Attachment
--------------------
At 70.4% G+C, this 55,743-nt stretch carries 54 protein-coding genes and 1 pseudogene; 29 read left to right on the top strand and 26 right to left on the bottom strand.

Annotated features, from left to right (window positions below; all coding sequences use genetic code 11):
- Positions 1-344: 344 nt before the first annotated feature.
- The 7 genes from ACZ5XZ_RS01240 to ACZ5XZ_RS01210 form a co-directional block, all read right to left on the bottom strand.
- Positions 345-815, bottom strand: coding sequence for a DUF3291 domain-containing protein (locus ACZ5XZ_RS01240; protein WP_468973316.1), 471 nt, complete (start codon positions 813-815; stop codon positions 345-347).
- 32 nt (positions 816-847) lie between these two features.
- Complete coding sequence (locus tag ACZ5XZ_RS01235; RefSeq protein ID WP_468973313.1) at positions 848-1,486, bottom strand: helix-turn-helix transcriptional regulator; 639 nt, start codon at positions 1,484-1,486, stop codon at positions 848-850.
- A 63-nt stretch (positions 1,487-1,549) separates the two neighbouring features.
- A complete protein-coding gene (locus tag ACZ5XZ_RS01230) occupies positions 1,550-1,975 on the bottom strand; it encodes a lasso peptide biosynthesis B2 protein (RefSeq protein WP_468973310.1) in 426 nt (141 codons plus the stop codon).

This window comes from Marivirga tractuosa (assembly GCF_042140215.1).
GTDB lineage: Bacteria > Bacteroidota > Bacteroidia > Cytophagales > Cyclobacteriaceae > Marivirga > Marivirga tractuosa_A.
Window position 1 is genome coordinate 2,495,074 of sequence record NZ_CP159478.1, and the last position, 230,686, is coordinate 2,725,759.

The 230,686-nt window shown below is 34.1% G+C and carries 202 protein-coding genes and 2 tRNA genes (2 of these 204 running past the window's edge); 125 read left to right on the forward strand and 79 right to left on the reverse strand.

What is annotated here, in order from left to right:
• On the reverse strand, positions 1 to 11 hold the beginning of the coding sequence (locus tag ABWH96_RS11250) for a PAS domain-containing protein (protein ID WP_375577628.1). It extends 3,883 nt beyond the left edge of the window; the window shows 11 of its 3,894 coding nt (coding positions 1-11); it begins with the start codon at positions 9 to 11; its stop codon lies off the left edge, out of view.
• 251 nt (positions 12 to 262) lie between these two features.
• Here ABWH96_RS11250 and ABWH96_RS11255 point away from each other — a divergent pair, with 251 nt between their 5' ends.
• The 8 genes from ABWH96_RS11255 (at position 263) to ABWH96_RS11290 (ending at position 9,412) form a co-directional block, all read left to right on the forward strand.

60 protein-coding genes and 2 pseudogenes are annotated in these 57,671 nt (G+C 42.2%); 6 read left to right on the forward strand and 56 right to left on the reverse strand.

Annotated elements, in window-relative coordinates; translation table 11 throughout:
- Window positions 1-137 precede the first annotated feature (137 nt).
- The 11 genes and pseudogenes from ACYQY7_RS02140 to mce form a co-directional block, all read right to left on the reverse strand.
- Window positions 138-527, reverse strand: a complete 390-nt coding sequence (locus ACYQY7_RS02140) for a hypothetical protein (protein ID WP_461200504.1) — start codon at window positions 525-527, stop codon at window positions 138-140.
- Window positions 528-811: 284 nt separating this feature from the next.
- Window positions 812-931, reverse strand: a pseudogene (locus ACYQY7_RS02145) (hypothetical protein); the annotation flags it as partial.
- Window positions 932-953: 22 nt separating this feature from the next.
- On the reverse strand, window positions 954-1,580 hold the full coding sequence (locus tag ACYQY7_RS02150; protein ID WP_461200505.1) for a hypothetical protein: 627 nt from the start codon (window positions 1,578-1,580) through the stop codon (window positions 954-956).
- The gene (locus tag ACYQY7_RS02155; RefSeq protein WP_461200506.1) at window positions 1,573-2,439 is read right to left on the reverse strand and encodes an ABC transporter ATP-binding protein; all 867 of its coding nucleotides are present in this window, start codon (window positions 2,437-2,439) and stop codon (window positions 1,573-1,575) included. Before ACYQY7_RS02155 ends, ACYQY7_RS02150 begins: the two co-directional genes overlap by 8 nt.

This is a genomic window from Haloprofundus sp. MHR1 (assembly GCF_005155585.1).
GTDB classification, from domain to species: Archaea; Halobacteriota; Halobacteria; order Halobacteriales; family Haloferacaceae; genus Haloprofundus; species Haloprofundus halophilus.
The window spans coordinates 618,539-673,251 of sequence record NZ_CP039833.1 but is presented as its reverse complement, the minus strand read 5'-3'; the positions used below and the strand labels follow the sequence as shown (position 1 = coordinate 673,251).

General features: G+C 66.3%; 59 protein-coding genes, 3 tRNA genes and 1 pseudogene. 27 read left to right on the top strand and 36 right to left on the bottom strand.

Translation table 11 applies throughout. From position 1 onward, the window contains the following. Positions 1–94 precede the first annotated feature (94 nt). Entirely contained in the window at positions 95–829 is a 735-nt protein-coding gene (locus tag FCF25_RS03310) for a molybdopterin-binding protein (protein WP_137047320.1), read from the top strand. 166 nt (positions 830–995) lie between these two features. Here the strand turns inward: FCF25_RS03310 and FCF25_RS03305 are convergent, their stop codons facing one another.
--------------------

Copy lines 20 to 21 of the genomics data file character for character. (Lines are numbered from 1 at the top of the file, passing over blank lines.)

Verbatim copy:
Annotated elements, in window-relative coordinates; translation table 11 throughout:
- Window positions 1-137 precede the first annotated feature (137 nt).